On Dec. 28, President Trump tweeted, "In the East, it could be the COLDEST New Year’s Eve on record. Perhaps we could use a little bit of that good old Global Warming that our Country, but not other countries, was going to pay TRILLIONS OF DOLLARS to protect against. Bundle up!"
Earlier this month, President Donald Trump removed climate change from the list of worldwide threats menacing the United States on Monday, a shift that underscores the long-term ramifications of the "America first" world view he laid out in his new National Security Strategy.
The document depicts Russia and China as combative rivals in perpetual competition with the U.S. But it makes no mention of what scientists say are the dangers posed by a warming climate, including more extreme weather events that could spark humanitarian crises, mass migrations, and conflict.
It's a significant departure from the Obama administration, which had described climate change as an "urgent and growing threat to our national security." And it demonstrates how Trump, despite struggling to push his own agenda through a Republican-controlled Congress, has been able to unilaterally dismantle one of his predecessor's signature efforts.
As far back as 2003, during George W. Bush's presidency, a report commissioned by the Defense Department said abrupt climate change threatened "disruption and conflict," refugee crises, border tensions and more military conflicts.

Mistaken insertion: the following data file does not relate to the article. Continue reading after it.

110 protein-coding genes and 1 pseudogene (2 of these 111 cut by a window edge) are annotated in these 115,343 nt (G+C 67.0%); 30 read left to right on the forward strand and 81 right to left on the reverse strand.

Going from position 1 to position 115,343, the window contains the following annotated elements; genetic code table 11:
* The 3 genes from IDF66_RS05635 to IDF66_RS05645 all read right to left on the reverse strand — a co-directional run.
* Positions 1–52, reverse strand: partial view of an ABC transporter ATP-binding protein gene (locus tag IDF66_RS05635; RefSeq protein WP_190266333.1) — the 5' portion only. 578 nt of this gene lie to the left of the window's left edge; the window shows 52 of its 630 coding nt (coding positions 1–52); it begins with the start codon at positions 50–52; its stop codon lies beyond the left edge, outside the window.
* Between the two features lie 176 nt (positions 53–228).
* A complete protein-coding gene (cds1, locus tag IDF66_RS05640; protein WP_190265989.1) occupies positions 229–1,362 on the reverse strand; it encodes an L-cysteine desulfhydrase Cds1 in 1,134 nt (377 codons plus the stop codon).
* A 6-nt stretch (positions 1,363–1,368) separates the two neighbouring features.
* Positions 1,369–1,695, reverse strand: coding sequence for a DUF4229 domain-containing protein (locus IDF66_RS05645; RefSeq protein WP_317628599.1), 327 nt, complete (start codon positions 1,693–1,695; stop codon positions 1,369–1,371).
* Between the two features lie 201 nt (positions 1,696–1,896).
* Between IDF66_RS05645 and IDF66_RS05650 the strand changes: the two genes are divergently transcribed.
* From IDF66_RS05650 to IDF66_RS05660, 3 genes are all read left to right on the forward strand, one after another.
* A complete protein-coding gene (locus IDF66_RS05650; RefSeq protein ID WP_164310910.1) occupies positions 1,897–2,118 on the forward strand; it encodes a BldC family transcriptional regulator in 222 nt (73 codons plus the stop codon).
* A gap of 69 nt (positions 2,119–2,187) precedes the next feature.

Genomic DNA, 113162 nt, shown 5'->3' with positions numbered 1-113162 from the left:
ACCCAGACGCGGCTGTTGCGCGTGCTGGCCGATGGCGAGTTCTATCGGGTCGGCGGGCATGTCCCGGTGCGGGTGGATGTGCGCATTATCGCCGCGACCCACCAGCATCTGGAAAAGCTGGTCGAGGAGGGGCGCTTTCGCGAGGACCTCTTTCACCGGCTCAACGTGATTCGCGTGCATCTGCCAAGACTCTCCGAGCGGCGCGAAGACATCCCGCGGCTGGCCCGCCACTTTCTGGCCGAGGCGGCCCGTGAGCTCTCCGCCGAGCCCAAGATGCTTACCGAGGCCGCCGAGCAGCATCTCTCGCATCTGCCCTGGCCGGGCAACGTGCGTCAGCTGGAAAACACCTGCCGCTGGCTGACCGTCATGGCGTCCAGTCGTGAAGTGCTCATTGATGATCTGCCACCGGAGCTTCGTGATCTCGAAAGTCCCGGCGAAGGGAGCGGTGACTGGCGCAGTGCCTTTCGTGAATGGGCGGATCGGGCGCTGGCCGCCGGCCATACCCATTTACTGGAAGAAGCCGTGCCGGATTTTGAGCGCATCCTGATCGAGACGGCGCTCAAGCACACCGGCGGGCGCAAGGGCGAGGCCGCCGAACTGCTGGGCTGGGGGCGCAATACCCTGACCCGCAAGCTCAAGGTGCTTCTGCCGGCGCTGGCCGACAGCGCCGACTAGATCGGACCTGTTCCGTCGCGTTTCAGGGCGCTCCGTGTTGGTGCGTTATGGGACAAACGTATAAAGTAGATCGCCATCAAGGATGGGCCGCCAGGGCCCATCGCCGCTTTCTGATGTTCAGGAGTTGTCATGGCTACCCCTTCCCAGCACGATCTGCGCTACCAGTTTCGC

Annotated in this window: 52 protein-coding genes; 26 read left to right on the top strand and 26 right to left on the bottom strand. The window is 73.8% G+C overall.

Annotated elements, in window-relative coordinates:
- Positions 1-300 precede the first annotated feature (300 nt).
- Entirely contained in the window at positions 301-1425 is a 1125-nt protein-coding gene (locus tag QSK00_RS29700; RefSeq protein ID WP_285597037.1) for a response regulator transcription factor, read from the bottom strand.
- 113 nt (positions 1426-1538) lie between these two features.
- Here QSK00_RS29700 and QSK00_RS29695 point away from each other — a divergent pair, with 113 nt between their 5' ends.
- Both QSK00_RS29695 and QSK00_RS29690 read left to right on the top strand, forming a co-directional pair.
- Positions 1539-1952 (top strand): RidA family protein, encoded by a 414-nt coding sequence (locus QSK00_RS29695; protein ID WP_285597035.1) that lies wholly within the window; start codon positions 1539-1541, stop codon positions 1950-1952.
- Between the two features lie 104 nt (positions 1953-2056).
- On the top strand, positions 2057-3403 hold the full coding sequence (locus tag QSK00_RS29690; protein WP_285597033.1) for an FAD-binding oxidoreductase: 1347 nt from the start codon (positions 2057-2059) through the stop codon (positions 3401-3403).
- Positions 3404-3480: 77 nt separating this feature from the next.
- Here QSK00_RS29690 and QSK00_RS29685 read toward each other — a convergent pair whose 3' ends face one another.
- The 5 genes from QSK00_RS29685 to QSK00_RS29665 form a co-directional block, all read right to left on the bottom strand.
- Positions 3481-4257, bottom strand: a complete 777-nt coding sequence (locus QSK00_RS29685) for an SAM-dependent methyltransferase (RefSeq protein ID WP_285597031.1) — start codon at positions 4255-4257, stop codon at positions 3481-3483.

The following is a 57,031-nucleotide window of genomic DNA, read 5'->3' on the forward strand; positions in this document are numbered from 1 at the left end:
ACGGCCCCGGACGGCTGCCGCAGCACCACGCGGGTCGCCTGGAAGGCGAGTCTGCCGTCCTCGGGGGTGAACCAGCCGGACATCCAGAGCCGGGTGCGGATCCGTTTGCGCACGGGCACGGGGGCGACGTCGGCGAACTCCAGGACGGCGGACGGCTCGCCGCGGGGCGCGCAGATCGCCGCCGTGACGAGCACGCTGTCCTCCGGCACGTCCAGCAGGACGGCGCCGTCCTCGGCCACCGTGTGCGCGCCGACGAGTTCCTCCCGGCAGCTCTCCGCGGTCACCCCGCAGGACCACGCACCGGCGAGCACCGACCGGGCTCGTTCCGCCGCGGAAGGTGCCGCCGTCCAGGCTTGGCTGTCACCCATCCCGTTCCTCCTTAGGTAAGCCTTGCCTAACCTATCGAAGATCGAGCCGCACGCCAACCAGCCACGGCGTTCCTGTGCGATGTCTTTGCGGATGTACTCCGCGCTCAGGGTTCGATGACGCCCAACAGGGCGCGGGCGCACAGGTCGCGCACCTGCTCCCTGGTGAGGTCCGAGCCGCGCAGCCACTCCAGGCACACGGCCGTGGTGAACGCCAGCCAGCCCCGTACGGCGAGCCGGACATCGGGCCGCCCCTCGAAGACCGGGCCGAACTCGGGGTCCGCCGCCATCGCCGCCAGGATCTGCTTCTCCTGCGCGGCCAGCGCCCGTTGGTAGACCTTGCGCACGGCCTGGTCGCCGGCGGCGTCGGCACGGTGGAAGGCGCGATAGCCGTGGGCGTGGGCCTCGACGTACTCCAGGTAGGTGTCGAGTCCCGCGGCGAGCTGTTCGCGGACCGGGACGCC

Trump's national security report, required annually by Congress, emphasizes that economic security is national security for the U.S. It makes clear the United States will unilaterally defend its sovereignty, even if that means risking existing agreements with other countries.
The new document doesn't eliminate references to the environment entirely. It "recognizes the importance of environmental stewardship" and says that "climate policies will continue to shape the global energy system."
"The United States will remain a global leader in reducing traditional pollution, as well as greenhouse gases, while expanding our economy," it reads.
But Trump, in a speech about the report, blamed past administrations for putting "American energy under lock and key" and said his approach "embraces a future of American energy dominance and self-sufficiency."
"Our nation must take advantage of our wealth in domestic resources and energy efficiency to promote competitiveness across our industries," he said.
That thinking represents a reversal, not just from previous Democratic administrations, but from Republican as well, said Geoffrey Dabelko, director of environmental studies at Ohio University.
"Proscribing more fossil fuels rather than seeing that as a fundamental source of vulnerability that undercuts resilience ... that is definitely a departure, in some ways turning the argument on its head," he said.
The last national strategy document, prepared by President Barack Obama in 2015, identified climate change as a national security risk alongside threats like the proliferation of weapons of mass destruction and catastrophic attacks on the U.S. homeland.
Climate change, that document warned, was contributing to "increased natural disasters, refugee flows and conflicts over basic resources like food and water" and was already being felt "from the Arctic to the Midwest," with rising sea levels and storm surges threatening coastal regions, infrastructure and property.